Teaching Possitive Behavior
Updated: Aug 30, 2019
I can say without a doubt that throughout my teaching career there have been one particular question that parents of young children seem to ask more often then others: What is the model we use to set and to promote positive behavior in our school towards teachers and students?
My answer is usually simple: we give the children positive guidance by establishing clear rules and boundaries, predictable routines and teach by example using kindness and respect as the foundation to successful interactions.
Today I would like to explore this in further detail.I have found that the most practical approach to teaching young children positive behavior is as follows.
I begin with a holistic approach, which simply means that the guidance is done throughout the day and not only when a child acts out in an unacceptable way. The teacher’s constant attention and guidance gives the children assurance that they can always rely on her help.
Being a multilingual school our focus is on language development and vocabulary. I explain to the children early and often what is appropriate and inappropriate usage of language. For example the difference in the meaning of the words rude and strict. Teachers are consistently demonstrating the proper use of language in an appropriate way coupled with being aware of the children’s conversations between each other without unnecessary interruptions.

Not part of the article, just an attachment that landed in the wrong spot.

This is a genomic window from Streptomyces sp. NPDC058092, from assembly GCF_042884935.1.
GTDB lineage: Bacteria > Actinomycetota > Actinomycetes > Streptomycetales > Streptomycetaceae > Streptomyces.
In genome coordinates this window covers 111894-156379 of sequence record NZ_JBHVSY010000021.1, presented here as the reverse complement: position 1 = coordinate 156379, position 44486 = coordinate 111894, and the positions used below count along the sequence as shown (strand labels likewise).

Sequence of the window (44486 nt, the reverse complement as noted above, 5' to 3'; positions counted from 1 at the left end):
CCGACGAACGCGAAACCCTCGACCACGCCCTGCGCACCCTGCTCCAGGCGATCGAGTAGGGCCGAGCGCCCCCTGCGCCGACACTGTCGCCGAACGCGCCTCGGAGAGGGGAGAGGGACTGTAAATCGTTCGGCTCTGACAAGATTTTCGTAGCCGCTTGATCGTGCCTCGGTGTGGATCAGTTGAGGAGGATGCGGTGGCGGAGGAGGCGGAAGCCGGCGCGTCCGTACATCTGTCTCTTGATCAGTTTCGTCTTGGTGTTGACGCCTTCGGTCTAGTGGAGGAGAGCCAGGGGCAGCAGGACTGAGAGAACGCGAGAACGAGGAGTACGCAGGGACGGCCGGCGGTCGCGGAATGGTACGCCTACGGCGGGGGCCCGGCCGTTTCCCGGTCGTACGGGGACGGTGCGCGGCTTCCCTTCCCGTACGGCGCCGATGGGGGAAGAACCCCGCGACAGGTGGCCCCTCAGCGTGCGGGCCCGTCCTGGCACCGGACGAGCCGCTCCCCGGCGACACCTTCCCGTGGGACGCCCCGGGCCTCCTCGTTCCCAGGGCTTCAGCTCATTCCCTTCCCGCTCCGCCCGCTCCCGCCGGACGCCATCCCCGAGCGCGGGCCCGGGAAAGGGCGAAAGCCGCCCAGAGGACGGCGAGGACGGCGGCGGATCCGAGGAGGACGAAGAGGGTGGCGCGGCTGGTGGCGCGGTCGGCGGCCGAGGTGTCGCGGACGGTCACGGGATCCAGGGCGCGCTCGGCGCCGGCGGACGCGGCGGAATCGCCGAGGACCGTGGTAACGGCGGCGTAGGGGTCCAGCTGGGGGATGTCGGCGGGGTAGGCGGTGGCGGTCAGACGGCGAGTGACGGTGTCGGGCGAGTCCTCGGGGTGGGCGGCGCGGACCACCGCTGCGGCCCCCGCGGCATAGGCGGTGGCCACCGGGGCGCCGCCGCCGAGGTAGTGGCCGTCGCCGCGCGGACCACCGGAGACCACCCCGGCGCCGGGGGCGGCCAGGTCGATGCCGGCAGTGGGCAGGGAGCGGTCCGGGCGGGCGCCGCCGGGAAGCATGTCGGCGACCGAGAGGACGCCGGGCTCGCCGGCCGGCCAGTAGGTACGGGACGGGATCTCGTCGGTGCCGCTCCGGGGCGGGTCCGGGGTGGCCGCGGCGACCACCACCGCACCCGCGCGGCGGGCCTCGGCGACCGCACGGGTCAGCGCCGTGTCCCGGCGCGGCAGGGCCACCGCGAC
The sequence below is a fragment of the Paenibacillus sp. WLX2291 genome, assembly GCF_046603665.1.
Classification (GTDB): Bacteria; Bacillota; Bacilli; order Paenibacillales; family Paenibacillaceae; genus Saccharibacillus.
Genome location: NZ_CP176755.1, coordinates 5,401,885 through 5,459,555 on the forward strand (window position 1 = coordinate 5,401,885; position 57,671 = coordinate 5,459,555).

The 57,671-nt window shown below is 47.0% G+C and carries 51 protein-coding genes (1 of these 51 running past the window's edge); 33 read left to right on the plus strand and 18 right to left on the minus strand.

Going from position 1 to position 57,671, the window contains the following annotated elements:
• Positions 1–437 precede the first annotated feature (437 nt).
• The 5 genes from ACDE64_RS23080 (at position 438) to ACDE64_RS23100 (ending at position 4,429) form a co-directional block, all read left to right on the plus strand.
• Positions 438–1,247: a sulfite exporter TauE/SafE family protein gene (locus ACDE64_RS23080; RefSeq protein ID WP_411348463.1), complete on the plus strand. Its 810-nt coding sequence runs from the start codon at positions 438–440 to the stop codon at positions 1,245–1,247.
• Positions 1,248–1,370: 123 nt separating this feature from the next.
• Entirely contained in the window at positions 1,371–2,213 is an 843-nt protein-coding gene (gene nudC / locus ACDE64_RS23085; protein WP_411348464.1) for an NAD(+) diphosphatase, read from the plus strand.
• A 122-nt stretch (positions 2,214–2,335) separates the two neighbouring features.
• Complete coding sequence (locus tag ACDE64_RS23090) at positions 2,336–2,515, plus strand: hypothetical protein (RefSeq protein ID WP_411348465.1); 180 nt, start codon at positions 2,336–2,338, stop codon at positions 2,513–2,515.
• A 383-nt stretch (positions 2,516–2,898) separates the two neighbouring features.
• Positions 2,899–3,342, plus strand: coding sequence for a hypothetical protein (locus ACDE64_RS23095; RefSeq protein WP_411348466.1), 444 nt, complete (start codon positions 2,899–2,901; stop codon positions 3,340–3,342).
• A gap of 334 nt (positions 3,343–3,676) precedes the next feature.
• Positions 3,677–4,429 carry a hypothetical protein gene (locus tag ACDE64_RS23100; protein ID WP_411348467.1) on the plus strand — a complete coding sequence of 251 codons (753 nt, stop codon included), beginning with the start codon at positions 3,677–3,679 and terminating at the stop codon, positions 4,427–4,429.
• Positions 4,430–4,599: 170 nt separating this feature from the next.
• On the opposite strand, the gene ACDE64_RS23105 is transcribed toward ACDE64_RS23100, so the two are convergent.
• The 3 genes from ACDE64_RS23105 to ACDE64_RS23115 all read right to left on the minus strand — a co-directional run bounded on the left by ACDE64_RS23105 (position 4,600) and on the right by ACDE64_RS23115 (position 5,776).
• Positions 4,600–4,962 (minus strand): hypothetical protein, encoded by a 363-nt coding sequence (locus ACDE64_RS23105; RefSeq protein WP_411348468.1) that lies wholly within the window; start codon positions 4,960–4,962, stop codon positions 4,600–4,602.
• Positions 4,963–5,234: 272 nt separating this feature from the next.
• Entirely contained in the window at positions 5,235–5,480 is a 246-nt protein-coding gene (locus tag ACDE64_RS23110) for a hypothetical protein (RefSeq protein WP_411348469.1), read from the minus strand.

Being present and connected evenly with all the children as well as being predictable in our actions is what helps us be most successful with our teaching experience.
To summarize I would like to point out that we actively offer guidance as a team in the school environment, and aim to work together with families suggesting to reinforce these lessons at home with siblings and family members . We constantly monitor every child’s physical, social and cognitive development, family situation and simply his/ her physical and physiological condition during the day.
Case study. During a short meeting in the morning before the school start teachers discuss their plan for the day pointing out the possibilities for challenging behavior at specific times. Then during the drop off and daily health check the teachers assess the physical and emotional condition of each child, writing a notice in the daily health log that one girl was crying during that time and other general observations. During the breakfast time this particular girl is noticed to be involved in a conflict with two of her friends (the three of them play often together).
The teacher makes a statement, then observes the three girls playing off and on together throughout the morning routine, chiming in with praise during positive behavior and bringing to their attention when and why their actions are not acceptable during not so positive interactions. Later on during the circle time this subject is brought to a group discussion with the guidance of a teacher.
Outdoor play gives the teachers a possibility to introduce the girls to separate activities and the group is broken up: all three of the girls are playing with other children rather then with each other: tending to the garden, playing ball games, riding bikes, playing on the swings etc. During the lunch time the girls choose to sit together again and when the tension starts building this time only one remark from the teacher is needed to steer the situation in the right direction.
A reminder by the teacher during this exact moment is enough for them to model positive behavior. Finally after the nap time which they spend away from each other they come together again and play without any conflicts through the end of the day.
Lada Tillmann Program Director at Prospect Academy.